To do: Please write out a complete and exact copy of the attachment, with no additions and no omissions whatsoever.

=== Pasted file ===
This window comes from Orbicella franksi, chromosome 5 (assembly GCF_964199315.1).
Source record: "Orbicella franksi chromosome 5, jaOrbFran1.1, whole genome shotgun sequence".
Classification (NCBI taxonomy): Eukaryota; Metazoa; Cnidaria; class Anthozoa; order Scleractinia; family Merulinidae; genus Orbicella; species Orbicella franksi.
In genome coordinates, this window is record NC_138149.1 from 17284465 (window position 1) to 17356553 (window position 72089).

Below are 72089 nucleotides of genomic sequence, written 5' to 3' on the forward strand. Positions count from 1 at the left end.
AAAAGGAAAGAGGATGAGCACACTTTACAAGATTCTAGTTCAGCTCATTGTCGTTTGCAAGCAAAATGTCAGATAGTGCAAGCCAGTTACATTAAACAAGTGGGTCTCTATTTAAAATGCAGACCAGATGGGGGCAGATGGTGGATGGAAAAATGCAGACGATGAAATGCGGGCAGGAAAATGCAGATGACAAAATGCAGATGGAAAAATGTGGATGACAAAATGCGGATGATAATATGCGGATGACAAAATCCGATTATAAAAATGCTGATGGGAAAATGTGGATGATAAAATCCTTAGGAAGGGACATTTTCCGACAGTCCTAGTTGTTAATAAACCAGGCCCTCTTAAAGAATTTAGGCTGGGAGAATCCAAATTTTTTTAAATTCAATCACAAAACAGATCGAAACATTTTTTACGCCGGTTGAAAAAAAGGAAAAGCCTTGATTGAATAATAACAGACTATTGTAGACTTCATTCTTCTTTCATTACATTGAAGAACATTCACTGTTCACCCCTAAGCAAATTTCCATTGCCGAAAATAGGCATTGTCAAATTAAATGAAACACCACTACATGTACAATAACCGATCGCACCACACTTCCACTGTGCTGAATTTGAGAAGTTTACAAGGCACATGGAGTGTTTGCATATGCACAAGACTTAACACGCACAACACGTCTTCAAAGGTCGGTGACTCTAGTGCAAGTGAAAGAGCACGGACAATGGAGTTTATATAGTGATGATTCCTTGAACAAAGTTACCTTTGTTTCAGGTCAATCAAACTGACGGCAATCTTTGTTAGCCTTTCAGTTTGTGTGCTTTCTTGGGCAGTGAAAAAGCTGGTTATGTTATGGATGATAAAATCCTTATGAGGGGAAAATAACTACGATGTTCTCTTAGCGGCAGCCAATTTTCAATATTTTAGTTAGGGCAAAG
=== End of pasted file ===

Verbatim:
This window comes from Orbicella franksi, chromosome 5 (assembly GCF_964199315.1).
Source record: "Orbicella franksi chromosome 5, jaOrbFran1.1, whole genome shotgun sequence".
Classification (NCBI taxonomy): Eukaryota; Metazoa; Cnidaria; class Anthozoa; order Scleractinia; family Merulinidae; genus Orbicella; species Orbicella franksi.
In genome coordinates, this window is record NC_138149.1 from 17284465 (window position 1) to 17356553 (window position 72089).

Below are 72089 nucleotides of genomic sequence, written 5' to 3' on the forward strand. Positions count from 1 at the left end.
AAAAGGAAAGAGGATGAGCACACTTTACAAGATTCTAGTTCAGCTCATTGTCGTTTGCAAGCAAAATGTCAGATAGTGCAAGCCAGTTACATTAAACAAGTGGGTCTCTATTTAAAATGCAGACCAGATGGGGGCAGATGGTGGATGGAAAAATGCAGACGATGAAATGCGGGCAGGAAAATGCAGATGACAAAATGCAGATGGAAAAATGTGGATGACAAAATGCGGATGATAATATGCGGATGACAAAATCCGATTATAAAAATGCTGATGGGAAAATGTGGATGATAAAATCCTTAGGAAGGGACATTTTCCGACAGTCCTAGTTGTTAATAAACCAGGCCCTCTTAAAGAATTTAGGCTGGGAGAATCCAAATTTTTTTAAATTCAATCACAAAACAGATCGAAACATTTTTTACGCCGGTTGAAAAAAAGGAAAAGCCTTGATTGAATAATAACAGACTATTGTAGACTTCATTCTTCTTTCATTACATTGAAGAACATTCACTGTTCACCCCTAAGCAAATTTCCATTGCCGAAAATAGGCATTGTCAAATTAAATGAAACACCACTACATGTACAATAACCGATCGCACCACACTTCCACTGTGCTGAATTTGAGAAGTTTACAAGGCACATGGAGTGTTTGCATATGCACAAGACTTAACACGCACAACACGTCTTCAAAGGTCGGTGACTCTAGTGCAAGTGAAAGAGCACGGACAATGGAGTTTATATAGTGATGATTCCTTGAACAAAGTTACCTTTGTTTCAGGTCAATCAAACTGACGGCAATCTTTGTTAGCCTTTCAGTTTGTGTGCTTTCTTGGGCAGTGAAAAAGCTGGTTATGTTATGGATGATAAAATCCTTATGAGGGGAAAATAACTACGATGTTCTCTTAGCGGCAGCCAATTTTCAATATTTTAGTTAGGGCAAAG